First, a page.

9 Feb 2016

Vanuatu lobbying continues to intensify

8:15 am on 9 February 2016

Lobbying in Vanuatu continues to intensify ahead of Thursday's parliament sitting which will see the establishment of a new government with the election of a prime minister and speaker.

Representatives of Vanuatu's leading political parties including Vanua'aku Pati, the Graon Mo Jastis Pati, the Union for Moderates, the National United Party and the Reunification of Movements for Change.

Representatives of Vanuatu's leading political parties including Vanua'aku Pati, the Graon Mo Jastis Pati, the Union for Moderates, the National United Party and the Reunification of Movements for Change. Photo: Supplied

The largest political camp led by members of the former opposition group continues to claim it has the backing of 36 of the 52 MPs.

But the chief administrator of the coalition's Vanuaaku Pati said the other camp, led by the caretaker government, was also claiming it would have the numbers on Thursday.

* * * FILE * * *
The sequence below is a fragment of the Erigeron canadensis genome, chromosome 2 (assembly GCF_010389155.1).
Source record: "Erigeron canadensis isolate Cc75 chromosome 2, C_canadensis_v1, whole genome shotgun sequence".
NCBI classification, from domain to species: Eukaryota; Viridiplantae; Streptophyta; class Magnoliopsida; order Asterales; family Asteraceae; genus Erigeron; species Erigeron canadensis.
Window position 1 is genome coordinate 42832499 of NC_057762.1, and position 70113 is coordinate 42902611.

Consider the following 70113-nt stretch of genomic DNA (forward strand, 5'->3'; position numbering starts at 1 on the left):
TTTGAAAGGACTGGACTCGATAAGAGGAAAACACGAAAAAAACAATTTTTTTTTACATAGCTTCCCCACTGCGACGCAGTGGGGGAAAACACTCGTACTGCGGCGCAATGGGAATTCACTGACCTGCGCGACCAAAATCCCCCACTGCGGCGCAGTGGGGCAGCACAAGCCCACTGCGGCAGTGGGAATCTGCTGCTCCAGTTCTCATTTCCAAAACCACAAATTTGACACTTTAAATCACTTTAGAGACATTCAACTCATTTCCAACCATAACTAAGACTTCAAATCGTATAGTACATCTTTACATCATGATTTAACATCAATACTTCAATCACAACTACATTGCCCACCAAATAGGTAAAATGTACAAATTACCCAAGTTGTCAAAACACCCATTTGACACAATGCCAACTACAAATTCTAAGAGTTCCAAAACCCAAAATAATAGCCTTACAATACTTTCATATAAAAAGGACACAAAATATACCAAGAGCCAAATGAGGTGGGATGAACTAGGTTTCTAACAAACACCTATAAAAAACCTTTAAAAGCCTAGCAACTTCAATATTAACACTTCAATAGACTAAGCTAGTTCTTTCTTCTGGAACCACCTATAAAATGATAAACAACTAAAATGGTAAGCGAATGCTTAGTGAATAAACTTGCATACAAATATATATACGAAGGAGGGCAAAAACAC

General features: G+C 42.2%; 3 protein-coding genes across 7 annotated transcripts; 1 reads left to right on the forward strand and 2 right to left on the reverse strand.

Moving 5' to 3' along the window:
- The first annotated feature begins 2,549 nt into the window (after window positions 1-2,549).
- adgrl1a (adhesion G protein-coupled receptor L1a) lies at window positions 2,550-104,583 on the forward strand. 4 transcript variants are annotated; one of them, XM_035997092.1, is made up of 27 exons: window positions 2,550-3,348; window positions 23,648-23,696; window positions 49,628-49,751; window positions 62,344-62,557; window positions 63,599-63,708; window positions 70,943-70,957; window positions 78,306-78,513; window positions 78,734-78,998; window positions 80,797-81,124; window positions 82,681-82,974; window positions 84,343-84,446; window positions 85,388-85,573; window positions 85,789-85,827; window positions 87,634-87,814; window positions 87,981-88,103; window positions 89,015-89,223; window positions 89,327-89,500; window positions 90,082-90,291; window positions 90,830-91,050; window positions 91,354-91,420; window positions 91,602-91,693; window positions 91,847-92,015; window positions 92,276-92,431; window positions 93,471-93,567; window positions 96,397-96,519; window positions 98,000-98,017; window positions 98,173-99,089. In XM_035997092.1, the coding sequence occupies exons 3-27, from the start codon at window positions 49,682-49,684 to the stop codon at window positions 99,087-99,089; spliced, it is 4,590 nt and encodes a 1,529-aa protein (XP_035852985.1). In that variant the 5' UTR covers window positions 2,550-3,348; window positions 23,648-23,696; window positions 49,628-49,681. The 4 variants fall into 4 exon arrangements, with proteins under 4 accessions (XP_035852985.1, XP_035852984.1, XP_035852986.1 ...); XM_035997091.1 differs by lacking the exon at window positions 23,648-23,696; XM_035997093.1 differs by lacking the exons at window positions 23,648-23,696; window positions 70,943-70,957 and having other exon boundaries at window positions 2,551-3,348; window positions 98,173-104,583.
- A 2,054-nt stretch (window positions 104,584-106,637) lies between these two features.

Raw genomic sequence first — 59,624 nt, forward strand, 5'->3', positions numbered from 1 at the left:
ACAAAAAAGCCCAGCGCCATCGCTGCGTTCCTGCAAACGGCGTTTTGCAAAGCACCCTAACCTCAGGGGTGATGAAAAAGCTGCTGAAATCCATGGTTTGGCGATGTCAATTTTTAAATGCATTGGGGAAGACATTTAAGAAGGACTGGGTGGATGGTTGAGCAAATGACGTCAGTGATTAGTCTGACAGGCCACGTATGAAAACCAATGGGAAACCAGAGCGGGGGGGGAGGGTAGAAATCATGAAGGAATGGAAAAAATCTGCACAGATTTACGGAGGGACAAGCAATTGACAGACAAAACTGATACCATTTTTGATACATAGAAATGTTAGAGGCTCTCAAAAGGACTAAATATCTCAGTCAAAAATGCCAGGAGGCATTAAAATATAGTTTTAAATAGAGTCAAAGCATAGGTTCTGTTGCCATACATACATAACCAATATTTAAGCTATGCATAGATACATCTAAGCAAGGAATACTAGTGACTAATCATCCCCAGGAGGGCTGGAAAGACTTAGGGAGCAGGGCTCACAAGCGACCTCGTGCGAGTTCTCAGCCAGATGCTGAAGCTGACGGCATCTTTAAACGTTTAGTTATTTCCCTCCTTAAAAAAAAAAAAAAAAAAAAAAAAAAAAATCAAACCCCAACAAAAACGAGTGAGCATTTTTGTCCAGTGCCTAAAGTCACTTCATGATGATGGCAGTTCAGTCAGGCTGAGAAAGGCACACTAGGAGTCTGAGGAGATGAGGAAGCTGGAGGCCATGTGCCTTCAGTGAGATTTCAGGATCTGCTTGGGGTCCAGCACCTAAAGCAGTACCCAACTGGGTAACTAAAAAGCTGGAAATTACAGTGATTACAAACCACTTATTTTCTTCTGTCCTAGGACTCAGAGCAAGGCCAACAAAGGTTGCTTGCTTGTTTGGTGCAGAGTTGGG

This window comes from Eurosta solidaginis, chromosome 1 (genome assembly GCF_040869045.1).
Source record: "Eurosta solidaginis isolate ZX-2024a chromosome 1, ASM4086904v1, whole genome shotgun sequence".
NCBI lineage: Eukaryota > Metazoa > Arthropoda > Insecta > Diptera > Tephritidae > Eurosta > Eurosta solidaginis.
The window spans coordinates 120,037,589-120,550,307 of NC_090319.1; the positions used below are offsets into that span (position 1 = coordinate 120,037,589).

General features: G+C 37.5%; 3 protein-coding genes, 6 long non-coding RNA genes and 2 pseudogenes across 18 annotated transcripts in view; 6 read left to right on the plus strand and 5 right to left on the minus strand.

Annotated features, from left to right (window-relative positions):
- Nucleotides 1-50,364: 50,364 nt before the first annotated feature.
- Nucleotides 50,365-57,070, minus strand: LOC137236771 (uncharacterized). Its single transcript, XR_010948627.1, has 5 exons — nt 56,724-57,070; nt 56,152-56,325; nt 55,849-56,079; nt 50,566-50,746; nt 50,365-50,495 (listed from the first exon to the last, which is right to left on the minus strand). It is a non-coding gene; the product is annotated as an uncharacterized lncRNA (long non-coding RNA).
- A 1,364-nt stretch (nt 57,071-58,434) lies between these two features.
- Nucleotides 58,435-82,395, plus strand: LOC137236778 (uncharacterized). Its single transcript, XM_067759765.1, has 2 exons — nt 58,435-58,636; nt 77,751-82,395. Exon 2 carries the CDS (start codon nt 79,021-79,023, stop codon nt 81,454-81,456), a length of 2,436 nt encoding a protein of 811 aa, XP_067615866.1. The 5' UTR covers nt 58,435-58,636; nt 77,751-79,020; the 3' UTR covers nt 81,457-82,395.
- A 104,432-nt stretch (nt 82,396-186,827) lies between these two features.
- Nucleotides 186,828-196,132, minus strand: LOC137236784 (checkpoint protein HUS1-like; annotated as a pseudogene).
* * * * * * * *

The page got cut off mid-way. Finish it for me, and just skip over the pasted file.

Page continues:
Robert Avio said if the opposition coalition did take power, one of its first aims would be constitutional change to bring political stability.

"It is really difficult when you have 10 or 11 different political parties coming together to form a government it will be very difficult to satisfy all the parties. So the best thing to do is to if every parties are serious to establish a lasting stability in government then we have to make a lot of sacrifices."

Mr Avio said lobbying was further complicated by the fact that there are only 13 ministerial portfolios and the position of speaker that govermnent can assign to MPs.

In some other Pacific countries there are no constitutional limits on ministerial posts.

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